As a young medic choosing to specialise, Prof. De Bruyne recognised immediately that the new field of interventional cardiology offered huge potential to revolutionise treatment. “It was obvious that there was a lot of scope to develop and improve beyond balloon angioplasty, which was the only real intervention at that time,” he said. Prof. De Bruyne thinks that the almost exponential evolution of the field over the past few decades is now beginning to slow down, due partly to the introduction of more stringent regulation. He reflects that had such a regulatory environment existed in the late 1970s, Andreas Grüntzig’s first balloon angioplasty would probably never have taken place.
When asked what he considers to be his greatest career achievements to date, Prof. De Bruyne is characteristically modest, preferring to leave that decision to his peers. However, he is proud of the centre at Aalst, commenting, “It is extremely gratifying to see that our centre has attracted over 150 clinical research fellows, many of whom have gone on to become key opinion leaders.” And he has high praise for the interventional cardiology community. “I have been lucky enough to work with a variety of really extraordinary people, both in Aalst and around the world,” he said.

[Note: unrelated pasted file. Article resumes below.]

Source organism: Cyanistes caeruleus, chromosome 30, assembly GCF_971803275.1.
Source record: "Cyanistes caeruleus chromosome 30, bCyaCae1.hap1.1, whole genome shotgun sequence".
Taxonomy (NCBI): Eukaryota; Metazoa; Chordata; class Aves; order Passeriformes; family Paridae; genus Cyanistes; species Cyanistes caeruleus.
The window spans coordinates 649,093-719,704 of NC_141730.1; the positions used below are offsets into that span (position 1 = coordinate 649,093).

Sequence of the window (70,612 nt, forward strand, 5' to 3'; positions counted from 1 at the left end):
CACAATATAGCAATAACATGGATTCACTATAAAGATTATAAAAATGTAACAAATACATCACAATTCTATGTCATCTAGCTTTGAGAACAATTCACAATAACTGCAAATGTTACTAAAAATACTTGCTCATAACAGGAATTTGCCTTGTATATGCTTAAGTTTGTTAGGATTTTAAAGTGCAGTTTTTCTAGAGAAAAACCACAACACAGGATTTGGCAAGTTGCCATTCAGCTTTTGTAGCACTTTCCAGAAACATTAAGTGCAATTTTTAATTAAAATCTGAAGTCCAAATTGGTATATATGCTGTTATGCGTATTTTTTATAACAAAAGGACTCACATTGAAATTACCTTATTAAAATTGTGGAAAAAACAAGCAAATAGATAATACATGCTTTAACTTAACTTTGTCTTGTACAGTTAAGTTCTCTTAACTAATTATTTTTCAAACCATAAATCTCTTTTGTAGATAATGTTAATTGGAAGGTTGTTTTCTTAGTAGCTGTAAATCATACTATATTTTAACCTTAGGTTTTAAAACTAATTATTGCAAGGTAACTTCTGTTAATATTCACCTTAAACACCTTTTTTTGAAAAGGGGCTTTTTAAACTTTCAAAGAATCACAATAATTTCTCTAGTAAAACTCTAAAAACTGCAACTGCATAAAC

Prof. De Bruyne’s Andreas Grüntzig Lecture gives an overview of the last 25 years in applied coronary physiology. Immensely honoured to have been chosen to present the lecture, he is particularly keen to highlight the importance of looking at the haemodynamics of the coronary circulation and exploring the microcirculation in patients with suspected coronary artery disease. Indeed, he thinks that the study of the microcirculation is one of the main challenges for the field. “It is clear that we need the further development of structural interventions and to bring mitral and tricuspid interventions to the level transcatheter aortic valve implantation has reached. But most investment and work should go into investigating the microcirculation,” he said. “There is currently a lot of enthusiasm regarding management strategies involving the microcirculation. However, the first thing we need desperately is an objective, physiologically sound, reproducible microcirculation metric; something that plays a similar role to that of FFR for the epicardial vessels. If we do not have good metrics, we cannot quantify effects; and if we cannot quantify, we cannot treat effectively.” He thinks that precision medicine should be applied to the study of the microcirculation and, according to Prof. De Bruyne, there is no better place to do applied precision medicine than in the catheterisation laboratory. “That is just another reason why interventional cardiology and the cath lab are the most exciting part of cardiology,” he said.